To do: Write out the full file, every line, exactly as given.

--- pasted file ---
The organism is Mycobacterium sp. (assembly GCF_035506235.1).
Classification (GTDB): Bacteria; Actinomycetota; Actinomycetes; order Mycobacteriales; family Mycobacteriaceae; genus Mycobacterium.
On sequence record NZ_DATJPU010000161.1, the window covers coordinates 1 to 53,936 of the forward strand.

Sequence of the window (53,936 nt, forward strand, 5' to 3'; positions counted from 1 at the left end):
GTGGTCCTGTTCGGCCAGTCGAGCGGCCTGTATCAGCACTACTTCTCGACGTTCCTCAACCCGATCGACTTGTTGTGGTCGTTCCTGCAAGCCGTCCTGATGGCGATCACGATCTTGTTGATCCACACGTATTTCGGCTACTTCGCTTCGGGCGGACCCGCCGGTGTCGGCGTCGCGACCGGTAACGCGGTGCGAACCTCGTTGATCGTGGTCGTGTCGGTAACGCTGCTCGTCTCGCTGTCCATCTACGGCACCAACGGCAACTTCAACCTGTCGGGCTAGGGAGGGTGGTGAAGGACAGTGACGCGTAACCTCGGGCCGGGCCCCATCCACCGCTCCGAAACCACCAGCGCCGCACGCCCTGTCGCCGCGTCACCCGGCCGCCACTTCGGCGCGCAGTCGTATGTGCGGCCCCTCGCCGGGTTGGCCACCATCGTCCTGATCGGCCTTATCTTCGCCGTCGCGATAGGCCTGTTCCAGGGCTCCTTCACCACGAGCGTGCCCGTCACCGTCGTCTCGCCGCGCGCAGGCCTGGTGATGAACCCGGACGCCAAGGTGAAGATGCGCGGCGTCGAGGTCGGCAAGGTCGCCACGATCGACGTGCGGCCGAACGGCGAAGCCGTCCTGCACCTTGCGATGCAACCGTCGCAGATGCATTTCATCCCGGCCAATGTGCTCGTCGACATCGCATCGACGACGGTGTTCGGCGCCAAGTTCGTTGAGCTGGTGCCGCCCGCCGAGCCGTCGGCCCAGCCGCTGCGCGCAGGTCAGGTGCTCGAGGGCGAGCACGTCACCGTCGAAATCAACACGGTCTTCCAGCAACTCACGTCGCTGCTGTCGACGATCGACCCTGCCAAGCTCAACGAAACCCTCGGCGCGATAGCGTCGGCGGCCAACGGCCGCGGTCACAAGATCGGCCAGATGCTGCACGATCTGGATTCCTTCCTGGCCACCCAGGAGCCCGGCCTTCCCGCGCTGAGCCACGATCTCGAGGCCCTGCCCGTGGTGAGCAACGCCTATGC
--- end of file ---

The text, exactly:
The organism is Mycobacterium sp. (assembly GCF_035506235.1).
Classification (GTDB): Bacteria; Actinomycetota; Actinomycetes; order Mycobacteriales; family Mycobacteriaceae; genus Mycobacterium.
On sequence record NZ_DATJPU010000161.1, the window covers coordinates 1 to 53,936 of the forward strand.

Sequence of the window (53,936 nt, forward strand, 5' to 3'; positions counted from 1 at the left end):
GTGGTCCTGTTCGGCCAGTCGAGCGGCCTGTATCAGCACTACTTCTCGACGTTCCTCAACCCGATCGACTTGTTGTGGTCGTTCCTGCAAGCCGTCCTGATGGCGATCACGATCTTGTTGATCCACACGTATTTCGGCTACTTCGCTTCGGGCGGACCCGCCGGTGTCGGCGTCGCGACCGGTAACGCGGTGCGAACCTCGTTGATCGTGGTCGTGTCGGTAACGCTGCTCGTCTCGCTGTCCATCTACGGCACCAACGGCAACTTCAACCTGTCGGGCTAGGGAGGGTGGTGAAGGACAGTGACGCGTAACCTCGGGCCGGGCCCCATCCACCGCTCCGAAACCACCAGCGCCGCACGCCCTGTCGCCGCGTCACCCGGCCGCCACTTCGGCGCGCAGTCGTATGTGCGGCCCCTCGCCGGGTTGGCCACCATCGTCCTGATCGGCCTTATCTTCGCCGTCGCGATAGGCCTGTTCCAGGGCTCCTTCACCACGAGCGTGCCCGTCACCGTCGTCTCGCCGCGCGCAGGCCTGGTGATGAACCCGGACGCCAAGGTGAAGATGCGCGGCGTCGAGGTCGGCAAGGTCGCCACGATCGACGTGCGGCCGAACGGCGAAGCCGTCCTGCACCTTGCGATGCAACCGTCGCAGATGCATTTCATCCCGGCCAATGTGCTCGTCGACATCGCATCGACGACGGTGTTCGGCGCCAAGTTCGTTGAGCTGGTGCCGCCCGCCGAGCCGTCGGCCCAGCCGCTGCGCGCAGGTCAGGTGCTCGAGGGCGAGCACGTCACCGTCGAAATCAACACGGTCTTCCAGCAACTCACGTCGCTGCTGTCGACGATCGACCCTGCCAAGCTCAACGAAACCCTCGGCGCGATAGCGTCGGCGGCCAACGGCCGCGGTCACAAGATCGGCCAGATGCTGCACGATCTGGATTCCTTCCTGGCCACCCAGGAGCCCGGCCTTCCCGCGCTGAGCCACGATCTCGAGGCCCTGCCCGTGGTGAGCAACGCCTATGC